We are in a crisis of narrative schismogenesis in the sociopolitical climate of America (at least) today. Gregory Bateson, in Steps To an Ecology of Mind (1981), described schismogenesis as an ever widening schism of viewpoints between opposing sides or persons in argument with one another. An example Bateson gave was how an argument can escalate between spouses. The more each person “digs in” to their position as antithetical to their opponent, the further apart their viewpoints become until there is no way to bridge the chasm behind the barriers of which they are each entrenched.
Let’s say the husband asks where they would like to go to eat dinner, for instance, and the wife says Chinese, knowing that her husband is not particularly fond of Chinese cuisine. He then declines and suggests a polar-opposite sort of cuisine, say Mexican for example, to which she declines and then they dig into why each of the choices they have proffered are not only the best solution but an absolute necessity for that evening’s meal. In the end, perhaps the two spouses each go their separate ways for dinner that night, leading to hard feelings for days.
This is a trite example, especially given the deep gravity of the dangerous schismogenetic chasm so many are entrenched behind with today’s fractious tribalism of the Partisan Divide. We harbor two tribes living within distinct reality fields, each accusing the other side of not only being wrong (using “fake news”) but even regarding each other as “evil” in their supposed intentions and actions.
I try to remain as neutral as possible, aware that truth is absolutely relative, after all, depending on one’s basis of evidence and their sources of information. People dig in to the banks of the side they have chosen—or to which they have been conditioned—often unwilling to even listen to let alone to hear or comprehend statements from the enemy tribe.
Anthropologically (my professional field), it is clear that schismogenetic ruptures have often led tribal groups to divide or fission into distinct, rival factions, sometimes—where there is space enough available—resulting in the opposing factions actually moving away from each other to establish separate villages. The Blues and the Reds do not have such luxury of spatial expanse to divide into. North and South are no longer culturally divided in toto, so we live side by side with neighbors from rival factions every day. We are thus divided within the same village, state, nation, and global society.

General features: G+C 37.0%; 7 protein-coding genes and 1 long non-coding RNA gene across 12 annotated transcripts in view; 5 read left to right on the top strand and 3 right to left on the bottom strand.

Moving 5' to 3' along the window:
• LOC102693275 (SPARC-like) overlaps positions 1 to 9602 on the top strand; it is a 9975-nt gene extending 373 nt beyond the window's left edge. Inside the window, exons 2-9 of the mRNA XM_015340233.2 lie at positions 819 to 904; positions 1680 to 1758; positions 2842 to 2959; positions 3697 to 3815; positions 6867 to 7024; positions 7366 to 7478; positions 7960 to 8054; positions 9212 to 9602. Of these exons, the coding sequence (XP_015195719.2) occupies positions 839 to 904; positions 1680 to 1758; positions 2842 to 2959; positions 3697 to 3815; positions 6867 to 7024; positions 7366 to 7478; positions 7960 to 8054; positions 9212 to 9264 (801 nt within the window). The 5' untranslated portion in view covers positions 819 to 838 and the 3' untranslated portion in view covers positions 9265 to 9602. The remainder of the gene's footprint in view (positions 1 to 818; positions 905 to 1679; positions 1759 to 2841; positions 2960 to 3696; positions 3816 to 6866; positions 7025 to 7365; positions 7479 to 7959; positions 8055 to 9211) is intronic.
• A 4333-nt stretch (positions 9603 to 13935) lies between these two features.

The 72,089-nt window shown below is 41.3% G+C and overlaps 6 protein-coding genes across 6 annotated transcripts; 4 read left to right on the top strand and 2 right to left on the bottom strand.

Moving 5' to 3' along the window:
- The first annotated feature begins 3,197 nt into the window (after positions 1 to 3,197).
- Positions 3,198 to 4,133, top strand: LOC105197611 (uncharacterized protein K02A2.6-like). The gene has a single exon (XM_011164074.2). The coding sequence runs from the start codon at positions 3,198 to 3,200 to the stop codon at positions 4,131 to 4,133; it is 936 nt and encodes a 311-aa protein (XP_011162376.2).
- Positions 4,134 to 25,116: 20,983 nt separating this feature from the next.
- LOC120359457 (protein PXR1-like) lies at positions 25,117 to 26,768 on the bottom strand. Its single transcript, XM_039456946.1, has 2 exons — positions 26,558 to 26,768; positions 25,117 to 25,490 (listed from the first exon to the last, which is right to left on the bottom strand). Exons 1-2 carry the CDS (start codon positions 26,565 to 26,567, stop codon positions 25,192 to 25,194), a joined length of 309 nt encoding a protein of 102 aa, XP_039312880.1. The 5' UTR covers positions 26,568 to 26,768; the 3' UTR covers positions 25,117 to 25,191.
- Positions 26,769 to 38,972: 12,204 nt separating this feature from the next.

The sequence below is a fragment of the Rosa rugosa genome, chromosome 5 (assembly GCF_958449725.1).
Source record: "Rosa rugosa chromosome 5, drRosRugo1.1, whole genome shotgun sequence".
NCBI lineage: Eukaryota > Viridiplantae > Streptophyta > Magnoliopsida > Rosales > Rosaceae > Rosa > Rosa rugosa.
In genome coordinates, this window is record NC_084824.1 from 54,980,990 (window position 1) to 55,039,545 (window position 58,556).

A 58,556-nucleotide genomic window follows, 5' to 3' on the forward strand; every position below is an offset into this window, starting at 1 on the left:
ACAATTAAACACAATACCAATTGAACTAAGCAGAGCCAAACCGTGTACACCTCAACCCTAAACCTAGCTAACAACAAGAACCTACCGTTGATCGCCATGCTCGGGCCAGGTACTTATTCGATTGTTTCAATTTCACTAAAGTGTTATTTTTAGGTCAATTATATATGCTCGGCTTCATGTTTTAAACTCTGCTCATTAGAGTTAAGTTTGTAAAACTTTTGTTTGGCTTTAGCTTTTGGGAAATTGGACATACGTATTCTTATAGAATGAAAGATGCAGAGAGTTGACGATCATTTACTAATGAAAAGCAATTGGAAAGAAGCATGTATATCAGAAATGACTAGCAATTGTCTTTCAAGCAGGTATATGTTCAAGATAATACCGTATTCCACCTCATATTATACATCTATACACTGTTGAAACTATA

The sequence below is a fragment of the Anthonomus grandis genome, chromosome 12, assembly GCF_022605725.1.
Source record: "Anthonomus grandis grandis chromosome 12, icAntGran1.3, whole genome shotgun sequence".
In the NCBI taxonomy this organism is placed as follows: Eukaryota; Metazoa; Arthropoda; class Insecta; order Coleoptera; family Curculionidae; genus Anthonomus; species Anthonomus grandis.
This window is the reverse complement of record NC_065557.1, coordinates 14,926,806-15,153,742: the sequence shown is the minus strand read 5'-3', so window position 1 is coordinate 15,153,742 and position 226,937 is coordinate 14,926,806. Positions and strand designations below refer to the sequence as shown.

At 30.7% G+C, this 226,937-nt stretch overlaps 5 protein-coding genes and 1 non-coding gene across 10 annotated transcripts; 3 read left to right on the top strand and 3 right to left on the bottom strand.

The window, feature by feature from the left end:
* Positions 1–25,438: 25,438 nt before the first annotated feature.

How can we overcome this Divide? We must somehow, locally and personally as well as collectively, find ways to change the narrative. Couples psychotherapists–and Bateson himself in Steps to an Ecology of Mind–would suggest mediation is a key first step to confronting and dismantling a factional schismogenetic divide. Representatives from each tribe or faction need to convene and meet somewhere at the middle, in the company of an agreed upon mediating person or agency.
Each side’s story needs to be aired—and heard, without opposition or resistance—with the mediator serving as a buffer. After both narratives are fully expressed, the mediator might summarize each point of view succinctly, validating facets of both viewpoints and helping to delineate some commonalities that could begin to construct a narrative bridge, upon which both persons or sides might at least meet upon to acknowledge the availability of a middle ground.
After such an open hearing and mediation process, each representative returns to share with their members and then of course each tribe is free to do what they will with the knowledge gained. They carry the awareness of a willingness of the Other to have at least sought mediation with them. This can lead to a gradual rebuilding of trust and mutual acceptance, at least.
I speak from some experience about the therapeutic value of a mediation process. I and a dear friend, she now being departed, once ran into a barrier with one another that grew into a painful schismogenetic chasm for many months. We agreed to meet with a psychotherapist, which made all the difference in helping each of us to find a greater balance in understanding and mutual acceptance. We came away remembering our ultimate friendship, which has remained vital ever on.
So when faced with an immoveable common barrier between opposing narratives, seek mediation.
Give it a try!